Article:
Ensoniq's flagship workstation has recently received some very welcome updates — new piano samples, extra stereo outputs, multitrack sequence recording and step-time entry, and more. Paul Ireson satisfies his curiosity!
Ensoniq seem to be building a stable of quite formidable VFX-based products. The last couple of months have seen the launch of the SQ1, with a rack-mount version to follow imminently, and now there is an updated version of the VFX-SD: the VFX-SDII. The original VFX won well-deserved acclaim upon release for its outstanding synthesis facilities, offering the potential for unusually powerful and expressive sounds. The VFX-SD added a disk drive and 24-track sequencer to create an impressive workstation, and now the SD design has been uprated, with a new version of the operating system adding several new features and new piano Waves to those available before.
I won't delve into the features of the SDII in all that much depth here, as previous reviews of the VFX [SOS June-July 1989] and SQ1 [SOS July 1990] have explained the synthesis techniques and sequencer operations. The synthesizer section of the SD is essentially the same as that of the basic VFX, although some extra Waves have been added, and there are differences in the effects section. One significant difference is that whereas the VFX only has one set of stereo outputs, the SD has two, which allows you to route some sounds through the stereo effects section and still have a separate stereo bus left over to output 'dry' sounds.
The SD's single sounds are called Programs. There are 60 ROM Programs and 60 user Internal Programs (a further 60 can be stored on a memory cartridge). As on the basic VFX, up to six Voices are used in each Program, and the Patch Select buttons above the modulation wheels allow you to switch between four different combinations of active and muted Voices. (The SQ1 uses three Voices per Program, and does not have the Patch Select buttons). Even if you're not familiar with the system, you can imagine its power as a performance feature, allowing you to switch from a standard fuzz guitar patch to a howling feedback patch, or whatever.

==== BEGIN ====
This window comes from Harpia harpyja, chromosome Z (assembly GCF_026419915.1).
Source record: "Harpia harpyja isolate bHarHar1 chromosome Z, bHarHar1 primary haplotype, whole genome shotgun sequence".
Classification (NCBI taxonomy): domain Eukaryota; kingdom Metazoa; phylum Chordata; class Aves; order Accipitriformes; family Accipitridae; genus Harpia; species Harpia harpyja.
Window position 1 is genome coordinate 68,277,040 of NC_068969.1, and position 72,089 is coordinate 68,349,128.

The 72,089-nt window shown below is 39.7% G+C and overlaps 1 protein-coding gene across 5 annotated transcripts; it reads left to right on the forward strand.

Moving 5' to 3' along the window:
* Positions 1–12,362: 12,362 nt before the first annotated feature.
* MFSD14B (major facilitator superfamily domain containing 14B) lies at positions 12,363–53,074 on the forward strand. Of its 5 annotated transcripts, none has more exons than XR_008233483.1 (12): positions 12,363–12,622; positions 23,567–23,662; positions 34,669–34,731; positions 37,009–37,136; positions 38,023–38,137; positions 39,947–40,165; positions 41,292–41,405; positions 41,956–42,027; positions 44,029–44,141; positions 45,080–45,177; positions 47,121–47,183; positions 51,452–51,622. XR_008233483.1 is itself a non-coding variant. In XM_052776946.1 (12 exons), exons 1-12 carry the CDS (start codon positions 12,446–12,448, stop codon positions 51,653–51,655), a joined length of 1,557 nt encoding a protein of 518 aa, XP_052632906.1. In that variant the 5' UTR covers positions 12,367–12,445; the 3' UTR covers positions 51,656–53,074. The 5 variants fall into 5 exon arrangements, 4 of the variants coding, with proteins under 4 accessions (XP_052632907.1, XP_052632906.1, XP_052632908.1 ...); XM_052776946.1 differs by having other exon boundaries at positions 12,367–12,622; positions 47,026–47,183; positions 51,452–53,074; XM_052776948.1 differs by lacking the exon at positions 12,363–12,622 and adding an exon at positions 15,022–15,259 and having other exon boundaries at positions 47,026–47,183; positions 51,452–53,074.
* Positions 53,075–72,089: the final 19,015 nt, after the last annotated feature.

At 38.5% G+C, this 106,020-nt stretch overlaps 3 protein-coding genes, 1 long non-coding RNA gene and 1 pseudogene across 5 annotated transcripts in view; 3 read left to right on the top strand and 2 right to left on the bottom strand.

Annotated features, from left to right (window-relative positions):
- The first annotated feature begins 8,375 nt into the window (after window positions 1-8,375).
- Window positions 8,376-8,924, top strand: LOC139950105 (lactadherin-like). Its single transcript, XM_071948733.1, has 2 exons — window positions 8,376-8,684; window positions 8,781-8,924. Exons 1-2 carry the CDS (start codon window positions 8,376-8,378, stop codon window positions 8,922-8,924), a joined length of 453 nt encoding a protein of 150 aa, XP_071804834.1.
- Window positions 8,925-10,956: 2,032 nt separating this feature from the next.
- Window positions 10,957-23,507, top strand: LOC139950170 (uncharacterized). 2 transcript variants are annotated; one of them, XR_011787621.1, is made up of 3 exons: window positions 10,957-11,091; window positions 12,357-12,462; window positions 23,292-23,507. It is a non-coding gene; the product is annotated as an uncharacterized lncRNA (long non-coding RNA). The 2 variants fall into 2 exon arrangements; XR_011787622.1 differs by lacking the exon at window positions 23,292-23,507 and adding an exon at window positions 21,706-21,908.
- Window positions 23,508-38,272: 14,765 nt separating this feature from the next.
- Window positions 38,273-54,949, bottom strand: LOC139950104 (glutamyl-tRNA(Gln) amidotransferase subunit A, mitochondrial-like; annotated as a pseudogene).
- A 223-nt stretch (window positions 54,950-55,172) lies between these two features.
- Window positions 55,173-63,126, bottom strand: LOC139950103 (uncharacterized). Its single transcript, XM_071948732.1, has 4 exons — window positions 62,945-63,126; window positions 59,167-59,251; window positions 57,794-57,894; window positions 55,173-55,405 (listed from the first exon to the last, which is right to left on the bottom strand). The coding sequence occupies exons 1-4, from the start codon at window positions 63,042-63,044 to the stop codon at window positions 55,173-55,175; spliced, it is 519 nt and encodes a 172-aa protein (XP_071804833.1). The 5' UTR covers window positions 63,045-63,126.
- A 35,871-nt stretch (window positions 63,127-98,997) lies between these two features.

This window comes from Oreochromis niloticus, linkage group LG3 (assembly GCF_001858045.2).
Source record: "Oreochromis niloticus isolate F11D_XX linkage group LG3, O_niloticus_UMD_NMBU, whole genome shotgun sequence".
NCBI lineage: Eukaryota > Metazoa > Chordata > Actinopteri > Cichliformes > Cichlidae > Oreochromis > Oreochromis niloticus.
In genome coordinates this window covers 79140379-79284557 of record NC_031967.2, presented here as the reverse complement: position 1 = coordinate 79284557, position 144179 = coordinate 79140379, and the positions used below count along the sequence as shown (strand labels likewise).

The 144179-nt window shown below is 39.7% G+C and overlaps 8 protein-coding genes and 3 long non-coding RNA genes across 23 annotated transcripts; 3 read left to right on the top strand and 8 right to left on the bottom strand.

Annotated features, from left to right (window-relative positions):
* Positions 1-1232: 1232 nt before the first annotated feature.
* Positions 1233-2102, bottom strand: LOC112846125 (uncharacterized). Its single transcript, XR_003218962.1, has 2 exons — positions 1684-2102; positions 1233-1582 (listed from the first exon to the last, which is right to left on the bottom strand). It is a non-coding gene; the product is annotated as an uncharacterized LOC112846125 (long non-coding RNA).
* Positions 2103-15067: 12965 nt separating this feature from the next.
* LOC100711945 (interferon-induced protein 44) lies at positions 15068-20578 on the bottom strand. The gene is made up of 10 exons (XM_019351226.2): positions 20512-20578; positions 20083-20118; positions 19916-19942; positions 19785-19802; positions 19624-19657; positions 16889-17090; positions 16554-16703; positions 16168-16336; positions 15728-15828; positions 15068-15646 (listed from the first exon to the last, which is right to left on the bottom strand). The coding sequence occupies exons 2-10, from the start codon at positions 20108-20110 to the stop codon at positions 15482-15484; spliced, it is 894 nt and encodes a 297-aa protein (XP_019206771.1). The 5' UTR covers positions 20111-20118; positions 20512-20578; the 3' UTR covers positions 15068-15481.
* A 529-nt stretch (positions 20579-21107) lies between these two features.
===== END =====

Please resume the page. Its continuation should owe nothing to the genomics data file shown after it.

Presets are performance-oriented arrangements of up to three Programs. There are 20 Internal Presets, in two banks of 10. Another 20 can be stored on 3.5" disk. Preset parameters include not only Key Zone, Transpose, and Volume, but also parameters like Envelope Release Time, which allows you to quickly tweak Programs to work in their new context, without actually changing the Program itself. If you just want to play the SD, you can select either Sound or Preset Mode. In fact, even when selecting Sounds, you are operating within a kind of Preset buffer: you can layer a further two Programs on top of your primary Program, by double-clicking the buttons to select them, edit whichever Preset parameters you need to, and then save the new preset.
The other SD mode of operation is Sequencer mode. 60 memory locations are provided, and each can be used for either a Sequence or a Song. The total sequence memory is 75,000 notes. The sequencer has 24 tracks, half of which are used when recording Sequences, and the other half for Songs. It works like this: when you create and record a Sequence, you have 12 tracks to work with. When you chain the sequences together into a Song, you immediately have 12 empty tracks running alongside the sets of 12 Sequence tracks, to record new data in. This system is typical of the way that the whole of the VFX family operating procedures work, in that it is designed to reflect the ways in which musicians actually work. Most sequencer users start with relatively short loops — four or eight bars — and then string the basic sections together before developing their ideas.
The sequencer's user interface does not have the visual sophistication of a computer screen, but the functions are there and present themselves when you need them. For example, you don't have to decide how long a Sequence is going to be until you record the first track. When you've recorded that, a prompt asks whether you want to keep the first X bars, or start again. When recording subsequent tracks, whenever you've finished recording, you automatically enter audition mode, in which you can listen to the old and new versions of the sequence, and decide which you want to keep.
Programs that are to be used with a Sequence are assigned to the Sequence tracks exactly as they would be in a giant 12-part Preset. With the control you have over the VFX-SD's system settings, you can of course use some tracks as purely local tracks, with internal Sequence data or the keyboard playing an internal Sound, whilst others are used to control external MIDI instruments, or respond to incoming MIDI data.